Cairo is the second largest city in the world and second in population only to Mexico City; according to the cab driver who picked us up at the Cairo airport and drove us to the Sheraton Hotel, Towers and Casino. As always, we found that cab drivers are the very best source of local mythology when visiting any city, except New York, where language barriers or attitude seems to prevent any communication.  With help from cab drivers, a group of enthusiastic school girls we met along the way, tour guides, and our own always fallible trial and error method, we learned a little about how to enjoy Cairo. 

#1: To reduce crowds in Cairo, get up early and visit sites in the morning.  You’ll never be alone in Cairo, but early mornings (from 9 a.m. – 11) are somewhat quieter, plus it’s cooler.  Alternatively, the guide books suggest that late afternoon is less crowded, but the infamous daily Cairo traffic build up may well cancel out that advantage.

#2:  Learn to say ‘Halass’ (emphasis on second syllable) which seems to translate as a combination of ‘enough’  and ‘ it’s finished’. This phrase is important, especially at the Giza Pyramids, where raucous vendors pitch camel, horse and buggy rides, and guided tours. If you don’t want to be besieged by would-be guides and other vendors, pretend you are deaf and dumb.  We learned that smiling and nodding ‘No’ just encouraged a renewed, more emphatic sales pitch.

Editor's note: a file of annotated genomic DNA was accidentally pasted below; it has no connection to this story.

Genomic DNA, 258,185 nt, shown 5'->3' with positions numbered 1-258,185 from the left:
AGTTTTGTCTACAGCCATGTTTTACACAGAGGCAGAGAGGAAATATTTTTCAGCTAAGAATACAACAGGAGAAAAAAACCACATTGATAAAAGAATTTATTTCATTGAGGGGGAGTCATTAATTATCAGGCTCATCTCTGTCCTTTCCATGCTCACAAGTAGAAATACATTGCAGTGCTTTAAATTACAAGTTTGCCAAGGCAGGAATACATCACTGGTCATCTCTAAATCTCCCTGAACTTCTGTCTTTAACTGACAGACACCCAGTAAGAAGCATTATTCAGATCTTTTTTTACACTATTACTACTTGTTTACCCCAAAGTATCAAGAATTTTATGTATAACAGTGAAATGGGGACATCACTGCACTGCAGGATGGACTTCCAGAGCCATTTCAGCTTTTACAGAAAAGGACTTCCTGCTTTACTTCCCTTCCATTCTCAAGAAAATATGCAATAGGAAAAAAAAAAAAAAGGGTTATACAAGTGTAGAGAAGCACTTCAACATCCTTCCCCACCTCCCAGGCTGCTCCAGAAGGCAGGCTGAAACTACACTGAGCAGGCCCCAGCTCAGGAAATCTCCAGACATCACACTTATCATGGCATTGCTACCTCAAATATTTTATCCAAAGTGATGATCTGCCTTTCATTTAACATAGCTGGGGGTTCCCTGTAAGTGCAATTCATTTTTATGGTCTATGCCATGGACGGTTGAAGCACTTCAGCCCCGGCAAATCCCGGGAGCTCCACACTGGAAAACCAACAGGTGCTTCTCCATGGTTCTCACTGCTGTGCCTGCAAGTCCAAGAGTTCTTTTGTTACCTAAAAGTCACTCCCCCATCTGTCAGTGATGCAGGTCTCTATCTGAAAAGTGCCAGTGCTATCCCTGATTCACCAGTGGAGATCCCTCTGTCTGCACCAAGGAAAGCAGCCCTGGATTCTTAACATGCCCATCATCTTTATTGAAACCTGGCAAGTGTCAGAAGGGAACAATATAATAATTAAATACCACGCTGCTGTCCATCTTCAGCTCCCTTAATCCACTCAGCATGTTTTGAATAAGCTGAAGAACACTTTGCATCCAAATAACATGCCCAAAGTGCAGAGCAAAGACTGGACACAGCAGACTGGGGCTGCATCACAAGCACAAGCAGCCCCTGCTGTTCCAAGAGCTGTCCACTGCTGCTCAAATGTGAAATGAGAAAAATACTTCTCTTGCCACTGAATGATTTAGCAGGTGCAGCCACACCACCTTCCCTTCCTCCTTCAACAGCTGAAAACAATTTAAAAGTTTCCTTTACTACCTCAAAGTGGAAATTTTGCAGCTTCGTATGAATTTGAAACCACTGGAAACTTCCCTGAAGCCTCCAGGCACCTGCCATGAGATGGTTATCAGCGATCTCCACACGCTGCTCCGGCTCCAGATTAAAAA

The 4500 year old Sphinx guards the entrance to the Giza Pyramids, and is also known as ‘The Father of Terror’.  It may have been because we approached  the sphinx from behind and from the elevated level of the Great Pyramid, or because of  the oddly peaceful expression on its face, but we both found the sphinx less terrifying and somehow smaller than we had imagined.  However, a ‘sound and light’ show is conducted several evenings a week, and I’m told that the booming voice of the sphinx does the narration.  Though we didn’t make the show, it did occur to me that for those seeking true horror, the show might be just the ticket.
As an alternative, we suggest that if the sun is not too hot, and your shoes are comfortable;  take a walk a little ways into the desert, feel the dry desert wind on your face, and  sense the silence that dominated this Necropolis for the 3800 years during which the Great Pyramid was the tallest man made structure in the world.
#3: Hot, sun baked, hungry and thirsty, we adjourned for lunch at the 100 year old Mena House Hotel at the Giza pyramids. The food is good and the view over lawns and Palm trees to the Great Pyramid is spectacular.  Don’t miss it.